BORGORE: THE INTERVIEW! (PART 1)‏

The Wrap Up has an exclusive chat with one of the dubstep’s most controversial producer/DJs, Borgore. Loved by thousands on his Facebook page and YouTube channel, he is also loathed by people who just don’t understand the sound he is bringing to the bass table. Benjamin Hill speaks to the person and the musician that is, Borgore…

The Wrap Up: Hi Borgore! How are things today?

Borgore: Things couldn’t be better at the moment really, I'm at home working on some new tunes and I’ve got nice weather too, everything is calm and there's no stress. My tour starts soon and then things are going to be a bit different for a while.

TWU: Firstly, can I just ask where the name Borgore comes from?

Borgore: It comes from Borger, which is my family name and then Gore comes from Death's album, ‘Scream Bloody Gore’.

TWU: How did you get into making music? I know you used to play jazz and also drums in metal bands, right?

Borgore: Different people have different obsessions and mine is music, so I played various instruments along the years, mastered different genres and then got to the point that one sort of music is just not enough for me. Production let me have total freedom of doing whatever I want without any other band members to answer to. I can work on a ‘Passion Pit’ remix in the morning and a ‘Bring Me The Horizon’ remix in the evening just because both tunes are amazing.

TWU: Do you have any influences when it comes to making music?

Borgore: My problem is having too many influences. I'm the type of person that can't stick to one thing. I love urban bike riding, but skateboarding is so much fun right? But then again I used to sport climb every day and now I love my karate lessons. Music is the same thing. I wake up dying to hear this Doshy ‘Scatter’ tune that I just found, but the middle of it reminds me of a Wayne Shorter tune and when searching for it on itunes I see this Deftones tune that I haven't played for a long time and I have to play it. Now, try and cope with that on a daily basis (laughs).

TWU: When did you first hear dubstep and what made you want to make it?

Borgore: I heard it on a super left-wingish hipster bar in Tel Aviv. The DJ played a couple of Skream and Benga tracks on a horrible set of speakers. Now you tell me you hear Benga's ‘Evolution’ and you don't want to start making dubstep immediately?

TWU: You use the term ‘gorestep’ to describe your music, so what is it all about?

Borgore: I made this tune called ‘Saturday Night’ which the drum pattern goes triplets over time, it gives it a faster feeling but it’s still 140 BPM and it doesn't sound like dubstep, but it isn’t metal, so I just called it gorestep. I don’t know how it is in the rest of the world, but we call death metal here ‘gore’. Labeling music is nice for people who are new to a genre, but putting labels on music is pointless, especially today when boundaries between genres are long gone.

TWU: I just want to quickly ask about your label, Buygore. Are you looking to release anything by anyone else? Or is it just for your music at the moment?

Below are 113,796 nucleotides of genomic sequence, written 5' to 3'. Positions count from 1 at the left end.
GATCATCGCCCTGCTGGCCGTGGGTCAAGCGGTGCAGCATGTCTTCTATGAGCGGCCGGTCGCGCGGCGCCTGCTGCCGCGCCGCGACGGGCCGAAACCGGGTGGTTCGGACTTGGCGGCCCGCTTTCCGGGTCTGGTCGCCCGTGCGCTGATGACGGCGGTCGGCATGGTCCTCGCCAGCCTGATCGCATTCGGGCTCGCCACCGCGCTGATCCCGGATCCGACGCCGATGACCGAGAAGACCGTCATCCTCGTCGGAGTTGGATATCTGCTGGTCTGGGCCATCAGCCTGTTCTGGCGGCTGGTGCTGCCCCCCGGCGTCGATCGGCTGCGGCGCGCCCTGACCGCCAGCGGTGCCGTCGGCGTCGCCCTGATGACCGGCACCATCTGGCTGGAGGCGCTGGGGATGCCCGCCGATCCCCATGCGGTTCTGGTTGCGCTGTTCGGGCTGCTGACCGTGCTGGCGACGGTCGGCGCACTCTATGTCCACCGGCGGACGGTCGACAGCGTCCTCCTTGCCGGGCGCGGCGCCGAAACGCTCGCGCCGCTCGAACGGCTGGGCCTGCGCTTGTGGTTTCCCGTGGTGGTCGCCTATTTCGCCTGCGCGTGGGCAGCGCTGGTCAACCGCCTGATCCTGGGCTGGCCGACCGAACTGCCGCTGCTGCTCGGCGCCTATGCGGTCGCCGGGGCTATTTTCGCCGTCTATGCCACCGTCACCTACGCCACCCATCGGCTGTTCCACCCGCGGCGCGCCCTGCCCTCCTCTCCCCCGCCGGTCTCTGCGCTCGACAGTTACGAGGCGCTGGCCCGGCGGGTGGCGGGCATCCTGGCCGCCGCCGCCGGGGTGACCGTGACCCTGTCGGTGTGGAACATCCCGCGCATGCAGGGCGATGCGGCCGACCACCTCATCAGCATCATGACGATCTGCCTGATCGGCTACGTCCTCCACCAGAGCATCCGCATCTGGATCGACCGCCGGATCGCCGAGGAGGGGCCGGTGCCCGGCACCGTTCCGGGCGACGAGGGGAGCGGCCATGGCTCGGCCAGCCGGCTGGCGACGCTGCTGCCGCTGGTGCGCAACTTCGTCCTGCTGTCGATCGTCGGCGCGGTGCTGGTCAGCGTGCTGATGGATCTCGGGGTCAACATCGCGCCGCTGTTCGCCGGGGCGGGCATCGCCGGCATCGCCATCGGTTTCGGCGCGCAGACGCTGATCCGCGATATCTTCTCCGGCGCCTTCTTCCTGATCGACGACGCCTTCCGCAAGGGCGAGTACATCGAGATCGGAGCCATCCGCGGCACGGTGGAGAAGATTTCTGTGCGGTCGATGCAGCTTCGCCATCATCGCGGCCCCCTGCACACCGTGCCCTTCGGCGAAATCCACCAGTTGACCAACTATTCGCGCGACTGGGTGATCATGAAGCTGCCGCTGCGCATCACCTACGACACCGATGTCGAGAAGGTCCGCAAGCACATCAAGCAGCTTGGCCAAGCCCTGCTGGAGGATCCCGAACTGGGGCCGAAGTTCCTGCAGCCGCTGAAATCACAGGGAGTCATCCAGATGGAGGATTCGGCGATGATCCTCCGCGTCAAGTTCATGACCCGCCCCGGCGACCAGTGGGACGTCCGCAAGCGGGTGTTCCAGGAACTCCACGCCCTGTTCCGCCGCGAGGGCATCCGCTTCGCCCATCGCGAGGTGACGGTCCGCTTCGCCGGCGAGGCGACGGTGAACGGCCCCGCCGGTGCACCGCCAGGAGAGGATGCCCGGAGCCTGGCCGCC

Borgore: I’m looking to release other people’s music too. The next release is from a duo called Document One and my favourite drumstep artist, Heist. Most of the future releases are not mine; it’s a platform for me to keep pushing music that I love.

TWU: Also I have to mention your explicit lyrical content on your songs; you seem pretty tongue in cheek about the whole thing. What makes you want to write about the things you do?

Borgore: Blame Ludacris. He's probably my favourite rapper of all time.

TWU: Is it really you MCing on your tracks too?

Borgore: Can't you hear to horrible accent (laughs)?

TWU: You’re heading on your world tour pretty soon; you must be excited for that?

Borgore: It’s a bunch of mixed feelings. I’m super excited, but I just hope everything will go smoothly and that I won’t miss home too much.

TWU: Any places where you would like to DJ but haven’t done so yet?

Borgore: I keep playing the same place. I'm dying to play Japan for instance, or Scandinavia. I'm praying for peace one day, playing in my neighbor countries is my biggest dream.

TWU: Any key items you always have to take with on tour with you?

Borgore: It doesn't really matter what I'm taking with me, there's 75% chance I will lose or break it at one point. I’ve lost two Mac Pro’s, lost an iPhone and ruined endless needles and vinyl’s. This is why I had to switch to CDJs by the way.

TWU: Along with Rusko, you seem to have the whole dubstep scene divided on your music. So many people seem to be hating on you guys behind on a computer screen, so how do you deal with it?

Borgore: I don't know what's wrong with people nowadays. They don't hate an artists’ music which is legitimate, they hate on them personally. Rusko is a good example, but the list is long. I guess it’s the whole culture of Twitter and Facebook, where an artist is not an idle anymore, he is a person and you can reach him. At first it got me really dispersed, because I've never harmed anyone, but as time goes I just learn that the bigger you get, the more haters you going to have and it’s not in your hands.

TWU: Europe generally seems to be obsessed with Borgore. It must be a nice feeling to be embraced by so many people though, right?

Borgore: It’s an amazing feeling but it’s a big responsibility, because every step you take, you’re trying to not let your dedicated fans down. I just wish I could have spoken to each and every one of them and tell them how thankful I am for everything.

Catch the second part of this interview next week...

Stay up to date with Borgore on Twitter - www.twitter.com/Borgore

www.buygore.com

Words: Benjamin Hill

Online editing: Joseph ‘JP’ Patterson
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